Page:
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A moment that changed me: my dream job healed my excruciating pain | Life and style


When I was 26, I went to see a new GP. She scribbled down some notes and then said something that surprised me. “Do you feel like Job?” I let the silence hang and grimaced before I gave my reply. “Yes,” I said. I hadn’t dared tell anyone that I felt like the Old Testament character who loses everything, but I did.

Two years before, I had come back from a holiday with a pain in my left ankle which then spread up to my knee. Within a few days, I had such excruciating pain in both knees that I struggled to walk. I had seen doctor after doctor, but no one seemed to know what was wrong. Blood tests had been lost. A year on, a receptionist had told me over the phone that they had been found and that I had an autoimmune disease called lupus. The medical dictionary said there was no cure.

I told the new GP about the pain, the blood tests, the unemployment and the loss of hope. I even told her about the loss of faith. At 14, I had gone to a Christian youth club to meet boys, but ended up finding God. When the twisting pains hit a decade later, people at church told me that God wanted to heal me. I had tried to believe, but healing hadn’t come. A few weeks before seeing that doctor, I decided that if God wouldn’t help me, I would no longer try to serve him. I told him – literally, in black ink in my diary – to fuck off and decided that I would face the future alone.

That doctor referred me to a psychotherapist, who encouraged me to apply for work in spite of the pain. One day, I heard that I had two interviews. The first was for a role as a proofreader on Loot, an advertising listings magazine. The second was for a two-day-a-week job at the Southbank Centre to do “literary PR”. The interview at the Southbank Centre was the day before the interview for Loot.

When I look back, more than 30 years later, I see this as my Sliding Doors moment. It was a few years before the film came out, offering two different futures to a heroine played by Gwyneth Paltrow, depending on whether she caught or missed a train. In one of my two futures, I could have spent years proofreading ads for secondhand Zanussi freezers, as the twisting pains in my knees got worse.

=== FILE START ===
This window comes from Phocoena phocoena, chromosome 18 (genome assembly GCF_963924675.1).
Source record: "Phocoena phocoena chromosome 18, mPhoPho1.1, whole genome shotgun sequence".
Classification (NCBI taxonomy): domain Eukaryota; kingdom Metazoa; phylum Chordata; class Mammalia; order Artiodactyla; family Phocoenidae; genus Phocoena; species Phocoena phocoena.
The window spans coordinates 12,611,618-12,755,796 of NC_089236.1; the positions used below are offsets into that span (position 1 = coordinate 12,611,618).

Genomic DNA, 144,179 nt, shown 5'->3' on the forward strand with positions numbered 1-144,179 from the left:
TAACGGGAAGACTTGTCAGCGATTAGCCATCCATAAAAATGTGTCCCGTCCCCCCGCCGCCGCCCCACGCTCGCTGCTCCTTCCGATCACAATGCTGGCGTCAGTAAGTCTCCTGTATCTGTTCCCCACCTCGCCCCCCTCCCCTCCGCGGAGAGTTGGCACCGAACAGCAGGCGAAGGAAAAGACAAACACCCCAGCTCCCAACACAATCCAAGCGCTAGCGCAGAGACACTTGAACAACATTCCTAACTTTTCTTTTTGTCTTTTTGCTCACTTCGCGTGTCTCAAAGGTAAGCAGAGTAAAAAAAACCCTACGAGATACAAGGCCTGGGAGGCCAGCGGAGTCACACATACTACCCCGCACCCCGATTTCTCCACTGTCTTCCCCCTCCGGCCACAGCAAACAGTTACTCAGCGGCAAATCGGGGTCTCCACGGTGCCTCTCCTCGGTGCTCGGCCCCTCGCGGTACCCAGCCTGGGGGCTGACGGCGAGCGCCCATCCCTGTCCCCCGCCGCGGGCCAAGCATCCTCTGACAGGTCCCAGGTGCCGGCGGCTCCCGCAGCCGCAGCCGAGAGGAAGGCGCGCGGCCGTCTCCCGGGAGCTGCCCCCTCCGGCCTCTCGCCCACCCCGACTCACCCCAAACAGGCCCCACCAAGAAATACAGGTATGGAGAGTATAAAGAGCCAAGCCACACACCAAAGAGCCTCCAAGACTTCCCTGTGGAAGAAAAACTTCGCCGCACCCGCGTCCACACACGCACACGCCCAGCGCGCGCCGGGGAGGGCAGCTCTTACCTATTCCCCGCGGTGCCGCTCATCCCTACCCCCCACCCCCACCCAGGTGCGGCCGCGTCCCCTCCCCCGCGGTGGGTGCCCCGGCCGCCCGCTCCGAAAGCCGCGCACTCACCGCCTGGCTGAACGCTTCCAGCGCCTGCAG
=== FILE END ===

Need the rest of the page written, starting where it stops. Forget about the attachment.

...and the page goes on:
Instead, I was interviewed by the Southbank press officer, Ros Fry, and the literature officer, Maura Dooley, who had started the literature programme at the Southbank Centre and revived Poetry International, a festival first started by Ted Hughes. When Maura called to tell me I’d got the job – a part-time freelance gig – I felt like someone clinging to an iceberg, who is thrown a lifeline by a passing ship.

I was able to drive my ancient Ford Fiesta to work, park next to the Royal Festival Hall and get a lift up to the fifth-floor office. It was still painful to walk and stand, but now I had a reason to push through the pain. Maura and her colleagues organised about 120 events a year. I went to most of them and read books by as many of the writers as I could. When my colleagues invited me to join them for a San Miguel in the bar, I felt a rush of pride. I was working with people who loved poetry, fiction, art and dance! After years of trying to fit in, in churches, Christian unions, Bible study groups and even evangelical missions, I felt I had found my tribe.

Gradually, the pain in my joints started to fade. When I wasn’t working I went with colleagues to gigs and exhibitions. On a Friday night, we’d all go to the main Festival Hall bar. Sometimes, a group of us would meet in a pub for Sunday lunch. I had always dreamed of having a mixed group of friends who were interested in art and ideas; I could hardly believe that my dream had come true.

When a colleague who worked full-time on the literature programme decided to leave, I applied for her job and got it. Now I was the one organising, or helping to organise, events, introducing writers and taking them out for dinner. In those years, I met almost every living writer I had heard of and many I hadn’t. I met Seamus Heaney, Susan Sontag, Doris Lessing, Umberto Eco, Ted Hughes and many, many others. I just wish I had written down some of the things they said.

I worked at the Southbank Centre for eight years. It healed me. I really believe that doing work I loved, with people I loved, played a huge part in helping me get better. Thank God I saw that ad. And yes, I do mean that metaphorically.

Christina Patterson’s new book, Outside, the Sky is Blue is published by Tinder Press. She also hosts the podcast The Art of Work.

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